Ravens tight end Mark Andrews, two months after suffering what was feared to be a season-ending injury, left open the possibility Wednesday that he could return for Saturday’s divisional-round playoff game against the Houston Texans.
Andrews, who underwent ankle surgery after leaving a mid-November win over the Cincinnati Bengals and returned to practice Friday, said he’s “feeling good at where I’m at right now” but acknowledged his recovery is “still day by day.” In his first comments to reporters since the injury, he indicated his availability for the Ravens’ playoff opener could be a game-time decision.
“I think it’s how I feel at the end of the day,” he said. “Just knowing how good this team is, how good our players are, how good our tight ends are, if I feel like I’m going to be helpful to the team, I’m going to go. If I feel like I’m close but not there, I’ll let these guys go and hopefully get back next weekend.”
He was listed as a full participant in Wednesday’s practice.
Andrews, who finished third on the team in receiving yards (544) and first in receiving touchdowns (six) despite playing just 10 games, said he’s “starting to feel really good,” notably with his ability to get in and out of routes. Each week, he said, he’s made “big jumps” in his recovery.
“It’s been a test, that’s for sure,” said Andrews, who credited the Ravens’ coaching and medical staff, as well as owner Steve Bisciotti, for their help in his comeback. “This is the first time I’ve ever been through anything like this. It’s tough, but you get around this team and you get around the guys, and everybody in this building has been extremely supportive, and I can’t tell you how much that means to me, how much it matters. It makes me want to come in here, work every day, come back to this team and help this team win a Super Bowl. That’s what matters.”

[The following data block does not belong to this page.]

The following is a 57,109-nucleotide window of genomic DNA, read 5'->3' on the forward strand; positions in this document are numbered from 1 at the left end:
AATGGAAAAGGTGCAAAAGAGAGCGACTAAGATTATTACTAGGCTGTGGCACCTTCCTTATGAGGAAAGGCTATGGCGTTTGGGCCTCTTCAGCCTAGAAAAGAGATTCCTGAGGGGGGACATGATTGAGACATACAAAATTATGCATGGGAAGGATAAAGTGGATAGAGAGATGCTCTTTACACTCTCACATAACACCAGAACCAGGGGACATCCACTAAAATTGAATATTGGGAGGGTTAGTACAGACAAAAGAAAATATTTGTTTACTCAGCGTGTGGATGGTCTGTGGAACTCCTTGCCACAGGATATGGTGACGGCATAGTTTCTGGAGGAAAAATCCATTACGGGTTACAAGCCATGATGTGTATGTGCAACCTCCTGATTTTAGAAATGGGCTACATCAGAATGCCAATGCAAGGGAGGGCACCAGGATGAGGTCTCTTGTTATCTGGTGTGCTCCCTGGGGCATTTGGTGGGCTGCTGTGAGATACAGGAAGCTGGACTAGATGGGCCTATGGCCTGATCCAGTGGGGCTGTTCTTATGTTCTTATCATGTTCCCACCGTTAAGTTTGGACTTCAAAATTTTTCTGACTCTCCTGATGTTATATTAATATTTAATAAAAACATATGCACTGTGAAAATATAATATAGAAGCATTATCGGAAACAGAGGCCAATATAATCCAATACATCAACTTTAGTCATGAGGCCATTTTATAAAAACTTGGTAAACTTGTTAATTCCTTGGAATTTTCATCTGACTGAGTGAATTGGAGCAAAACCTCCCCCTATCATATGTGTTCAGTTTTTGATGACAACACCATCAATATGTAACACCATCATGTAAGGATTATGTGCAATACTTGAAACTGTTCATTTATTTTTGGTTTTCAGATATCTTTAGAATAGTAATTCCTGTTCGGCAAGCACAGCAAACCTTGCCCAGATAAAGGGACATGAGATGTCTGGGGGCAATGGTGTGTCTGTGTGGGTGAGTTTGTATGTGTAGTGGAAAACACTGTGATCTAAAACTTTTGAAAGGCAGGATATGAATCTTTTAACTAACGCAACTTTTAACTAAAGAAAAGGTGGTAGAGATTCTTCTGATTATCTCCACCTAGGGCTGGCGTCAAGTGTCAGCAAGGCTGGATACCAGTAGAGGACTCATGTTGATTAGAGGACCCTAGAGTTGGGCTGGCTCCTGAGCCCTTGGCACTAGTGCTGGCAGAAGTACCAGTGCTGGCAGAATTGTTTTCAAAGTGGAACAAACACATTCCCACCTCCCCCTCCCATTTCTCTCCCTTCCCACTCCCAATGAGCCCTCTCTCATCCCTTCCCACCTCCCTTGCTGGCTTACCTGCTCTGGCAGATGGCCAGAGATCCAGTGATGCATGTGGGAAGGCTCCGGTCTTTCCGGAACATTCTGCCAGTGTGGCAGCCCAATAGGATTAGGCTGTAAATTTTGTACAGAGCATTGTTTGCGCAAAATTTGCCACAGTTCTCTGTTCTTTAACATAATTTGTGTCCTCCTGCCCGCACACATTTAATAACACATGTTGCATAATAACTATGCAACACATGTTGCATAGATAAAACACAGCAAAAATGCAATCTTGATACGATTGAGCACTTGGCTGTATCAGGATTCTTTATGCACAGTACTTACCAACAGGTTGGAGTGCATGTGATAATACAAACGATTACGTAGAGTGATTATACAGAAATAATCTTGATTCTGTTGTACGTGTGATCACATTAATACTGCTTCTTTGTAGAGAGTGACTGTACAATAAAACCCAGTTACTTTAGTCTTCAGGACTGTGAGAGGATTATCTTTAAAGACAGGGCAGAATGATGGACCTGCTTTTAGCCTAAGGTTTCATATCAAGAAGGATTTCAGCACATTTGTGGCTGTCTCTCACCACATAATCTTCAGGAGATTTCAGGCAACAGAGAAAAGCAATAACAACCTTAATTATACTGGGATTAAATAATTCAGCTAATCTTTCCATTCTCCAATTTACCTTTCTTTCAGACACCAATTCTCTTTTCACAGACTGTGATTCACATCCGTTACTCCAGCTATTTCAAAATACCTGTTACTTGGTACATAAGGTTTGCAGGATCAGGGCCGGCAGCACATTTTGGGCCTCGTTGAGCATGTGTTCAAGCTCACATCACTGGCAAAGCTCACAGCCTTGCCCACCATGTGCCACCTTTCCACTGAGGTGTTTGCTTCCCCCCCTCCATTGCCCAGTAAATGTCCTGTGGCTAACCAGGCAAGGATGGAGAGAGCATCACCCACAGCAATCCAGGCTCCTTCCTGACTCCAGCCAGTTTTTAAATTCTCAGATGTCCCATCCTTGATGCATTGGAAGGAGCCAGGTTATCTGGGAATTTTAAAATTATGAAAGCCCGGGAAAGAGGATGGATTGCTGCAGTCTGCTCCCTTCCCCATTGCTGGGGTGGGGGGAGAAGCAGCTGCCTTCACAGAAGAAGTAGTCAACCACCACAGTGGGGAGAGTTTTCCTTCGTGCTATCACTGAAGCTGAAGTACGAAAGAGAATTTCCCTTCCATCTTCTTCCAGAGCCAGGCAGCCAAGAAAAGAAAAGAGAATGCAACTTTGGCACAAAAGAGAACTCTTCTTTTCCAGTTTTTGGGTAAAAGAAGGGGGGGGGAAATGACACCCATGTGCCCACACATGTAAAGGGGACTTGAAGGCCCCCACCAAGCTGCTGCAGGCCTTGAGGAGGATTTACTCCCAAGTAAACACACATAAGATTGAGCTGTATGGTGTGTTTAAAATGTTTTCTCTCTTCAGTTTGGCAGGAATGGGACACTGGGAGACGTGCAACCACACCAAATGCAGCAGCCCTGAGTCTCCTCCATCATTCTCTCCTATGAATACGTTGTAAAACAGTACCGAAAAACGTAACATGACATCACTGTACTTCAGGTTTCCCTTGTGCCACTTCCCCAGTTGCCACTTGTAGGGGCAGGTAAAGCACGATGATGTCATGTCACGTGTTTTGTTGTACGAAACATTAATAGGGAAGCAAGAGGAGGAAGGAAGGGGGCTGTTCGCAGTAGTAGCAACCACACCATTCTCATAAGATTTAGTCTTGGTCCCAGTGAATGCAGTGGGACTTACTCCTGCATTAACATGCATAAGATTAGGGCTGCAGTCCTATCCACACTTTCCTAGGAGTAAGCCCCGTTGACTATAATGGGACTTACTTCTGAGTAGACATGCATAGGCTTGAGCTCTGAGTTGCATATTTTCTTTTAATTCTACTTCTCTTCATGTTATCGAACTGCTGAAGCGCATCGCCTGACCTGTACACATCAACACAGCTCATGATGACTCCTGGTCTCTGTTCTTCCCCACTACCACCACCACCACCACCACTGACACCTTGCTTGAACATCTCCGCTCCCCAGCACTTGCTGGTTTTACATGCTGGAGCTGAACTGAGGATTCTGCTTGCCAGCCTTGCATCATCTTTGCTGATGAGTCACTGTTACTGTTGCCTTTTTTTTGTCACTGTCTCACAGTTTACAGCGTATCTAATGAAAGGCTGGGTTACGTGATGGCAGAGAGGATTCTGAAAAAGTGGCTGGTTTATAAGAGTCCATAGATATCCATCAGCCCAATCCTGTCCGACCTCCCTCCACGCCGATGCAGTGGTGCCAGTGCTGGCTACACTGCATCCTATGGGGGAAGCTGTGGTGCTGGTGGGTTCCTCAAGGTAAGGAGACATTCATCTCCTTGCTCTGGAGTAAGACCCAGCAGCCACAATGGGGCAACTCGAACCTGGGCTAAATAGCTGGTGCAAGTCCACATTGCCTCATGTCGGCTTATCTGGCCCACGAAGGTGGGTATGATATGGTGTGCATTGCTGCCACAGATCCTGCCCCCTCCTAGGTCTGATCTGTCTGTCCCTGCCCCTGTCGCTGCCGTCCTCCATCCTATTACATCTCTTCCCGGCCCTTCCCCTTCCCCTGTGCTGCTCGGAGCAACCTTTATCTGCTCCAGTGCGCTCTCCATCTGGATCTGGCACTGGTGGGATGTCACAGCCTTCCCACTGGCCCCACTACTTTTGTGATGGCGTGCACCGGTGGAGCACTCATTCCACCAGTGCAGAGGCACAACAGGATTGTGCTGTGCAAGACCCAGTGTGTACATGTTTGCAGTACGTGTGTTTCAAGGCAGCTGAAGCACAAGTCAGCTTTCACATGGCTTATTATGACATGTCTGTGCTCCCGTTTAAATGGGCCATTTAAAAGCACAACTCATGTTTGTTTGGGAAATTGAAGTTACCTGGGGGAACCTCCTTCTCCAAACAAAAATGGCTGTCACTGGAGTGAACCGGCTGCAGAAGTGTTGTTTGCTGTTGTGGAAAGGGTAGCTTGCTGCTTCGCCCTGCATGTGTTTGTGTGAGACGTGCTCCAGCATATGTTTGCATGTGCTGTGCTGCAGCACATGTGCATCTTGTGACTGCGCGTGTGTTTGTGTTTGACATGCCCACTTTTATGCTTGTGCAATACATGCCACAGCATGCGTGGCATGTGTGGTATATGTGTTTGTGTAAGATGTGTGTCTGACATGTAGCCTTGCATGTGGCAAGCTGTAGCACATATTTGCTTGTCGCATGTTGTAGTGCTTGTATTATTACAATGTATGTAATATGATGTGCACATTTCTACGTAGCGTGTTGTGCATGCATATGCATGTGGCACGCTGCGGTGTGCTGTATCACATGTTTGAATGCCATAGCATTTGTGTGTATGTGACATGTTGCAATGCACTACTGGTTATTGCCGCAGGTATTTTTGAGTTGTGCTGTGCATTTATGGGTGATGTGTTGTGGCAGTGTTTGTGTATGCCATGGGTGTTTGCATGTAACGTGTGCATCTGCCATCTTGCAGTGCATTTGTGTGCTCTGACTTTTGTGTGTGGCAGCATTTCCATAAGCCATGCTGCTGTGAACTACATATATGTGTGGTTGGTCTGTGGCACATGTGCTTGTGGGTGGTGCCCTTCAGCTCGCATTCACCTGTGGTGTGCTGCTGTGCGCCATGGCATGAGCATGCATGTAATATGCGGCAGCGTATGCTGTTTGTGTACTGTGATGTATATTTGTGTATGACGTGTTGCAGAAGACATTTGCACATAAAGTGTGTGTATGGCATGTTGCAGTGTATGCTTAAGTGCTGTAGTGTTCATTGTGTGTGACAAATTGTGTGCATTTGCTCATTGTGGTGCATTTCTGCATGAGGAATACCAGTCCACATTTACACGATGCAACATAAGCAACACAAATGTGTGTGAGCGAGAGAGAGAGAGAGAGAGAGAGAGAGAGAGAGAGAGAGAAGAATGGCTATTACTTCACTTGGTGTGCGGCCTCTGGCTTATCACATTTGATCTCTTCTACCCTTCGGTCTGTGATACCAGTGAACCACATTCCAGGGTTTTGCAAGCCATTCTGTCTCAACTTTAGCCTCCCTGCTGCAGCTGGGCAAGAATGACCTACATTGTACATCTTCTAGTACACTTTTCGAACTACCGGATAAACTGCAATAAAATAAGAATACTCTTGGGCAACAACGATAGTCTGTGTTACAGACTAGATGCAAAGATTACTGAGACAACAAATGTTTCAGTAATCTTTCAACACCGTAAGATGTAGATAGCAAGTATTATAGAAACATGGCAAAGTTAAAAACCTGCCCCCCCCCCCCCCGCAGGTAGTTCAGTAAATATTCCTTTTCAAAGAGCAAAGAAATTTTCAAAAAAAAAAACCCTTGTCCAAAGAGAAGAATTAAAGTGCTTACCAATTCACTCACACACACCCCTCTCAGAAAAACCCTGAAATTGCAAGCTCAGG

Andrews, who was hurt on a hip-drop tackle, a controversial technique that the NFL could address this offseason, declined to comment on whether it should be banned. He also said he didn’t blame Bengals linebacker Logan Wilson, who tackled him, for the injury, saying he was “just playing ball.”
“It was kind of an unfortunate event,” he said. “I’m going to let everybody else do their thing. If they want to ban the tackle, fine. But I’m going to go out there and play hard no matter what.”
Andrew said his surgery went “incredibly well.”
During rehab, he made use of a hyperbaric oxygen chamber owned by his girlfriend’s family to help him in his therapy.
According to Johns Hopkins Medicine, hyperbaric oxygen therapy allows patients to breathe pure oxygen 1.5 to 3 times higher than the average pressure. The increased oxygen supply in the blood can help damaged tissue heal.
“The big thing is just coming in here every day and working,” Andrews said. “To be able to push yourself, but not push yourself too hard, and teetering that line of getting better but not hurting yourself is something I’ve done. I talked about the hyperbaric oxygen chamber. I think that’s been big for me [to] help speed up that process and everything in the training room.”
Watching his team succeed without him was bittersweet for Andrews. He wished he was playing, but he said the Ravens were “incredible” to watch. He’s especially enjoyed seeing backup tight end Isaiah Likely get the chance to “shine.”
“They’re fighting, clicking on all cylinders and just carrying that into the playoffs,” he said. “We have a lot of playmakers that are playing really good ball right now and a coaching staff that supports them. That’s what it’s about. It’s a team game, team effort, and that’s what we’ve got: a great team.”
Baltimore Banner reporter Giana Han contributed to this report